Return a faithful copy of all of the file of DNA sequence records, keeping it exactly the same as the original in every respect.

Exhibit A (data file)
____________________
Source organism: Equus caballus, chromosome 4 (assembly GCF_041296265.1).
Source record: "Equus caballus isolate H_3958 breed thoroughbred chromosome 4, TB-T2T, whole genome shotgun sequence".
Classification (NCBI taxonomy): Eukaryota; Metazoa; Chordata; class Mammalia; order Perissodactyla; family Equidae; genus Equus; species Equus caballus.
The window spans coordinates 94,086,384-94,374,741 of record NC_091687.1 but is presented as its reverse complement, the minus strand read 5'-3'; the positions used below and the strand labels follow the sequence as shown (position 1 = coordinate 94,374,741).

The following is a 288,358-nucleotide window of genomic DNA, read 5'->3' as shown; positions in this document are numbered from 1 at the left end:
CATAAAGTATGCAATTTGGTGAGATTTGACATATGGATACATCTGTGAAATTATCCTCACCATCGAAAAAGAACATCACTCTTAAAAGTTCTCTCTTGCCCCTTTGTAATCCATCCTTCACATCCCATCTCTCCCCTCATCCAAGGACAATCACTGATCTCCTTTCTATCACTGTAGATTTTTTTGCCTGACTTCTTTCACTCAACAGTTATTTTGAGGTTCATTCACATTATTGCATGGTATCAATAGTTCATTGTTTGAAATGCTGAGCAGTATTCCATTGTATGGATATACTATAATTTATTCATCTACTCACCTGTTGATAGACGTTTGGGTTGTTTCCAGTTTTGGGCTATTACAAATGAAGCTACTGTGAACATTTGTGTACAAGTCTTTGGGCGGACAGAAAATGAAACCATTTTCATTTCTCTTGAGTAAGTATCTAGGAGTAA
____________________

Source organism: Equus caballus, chromosome 4 (assembly GCF_041296265.1).
Source record: "Equus caballus isolate H_3958 breed thoroughbred chromosome 4, TB-T2T, whole genome shotgun sequence".
Classification (NCBI taxonomy): Eukaryota; Metazoa; Chordata; class Mammalia; order Perissodactyla; family Equidae; genus Equus; species Equus caballus.
The window spans coordinates 94,086,384-94,374,741 of record NC_091687.1 but is presented as its reverse complement, the minus strand read 5'-3'; the positions used below and the strand labels follow the sequence as shown (position 1 = coordinate 94,374,741).

The following is a 288,358-nucleotide window of genomic DNA, read 5'->3' as shown; positions in this document are numbered from 1 at the left end:
CATAAAGTATGCAATTTGGTGAGATTTGACATATGGATACATCTGTGAAATTATCCTCACCATCGAAAAAGAACATCACTCTTAAAAGTTCTCTCTTGCCCCTTTGTAATCCATCCTTCACATCCCATCTCTCCCCTCATCCAAGGACAATCACTGATCTCCTTTCTATCACTGTAGATTTTTTTGCCTGACTTCTTTCACTCAACAGTTATTTTGAGGTTCATTCACATTATTGCATGGTATCAATAGTTCATTGTTTGAAATGCTGAGCAGTATTCCATTGTATGGATATACTATAATTTATTCATCTACTCACCTGTTGATAGACGTTTGGGTTGTTTCCAGTTTTGGGCTATTACAAATGAAGCTACTGTGAACATTTGTGTACAAGTCTTTGGGCGGACAGAAAATGAAACCATTTTCATTTCTCTTGAGTAAGTATCTAGGAGTAA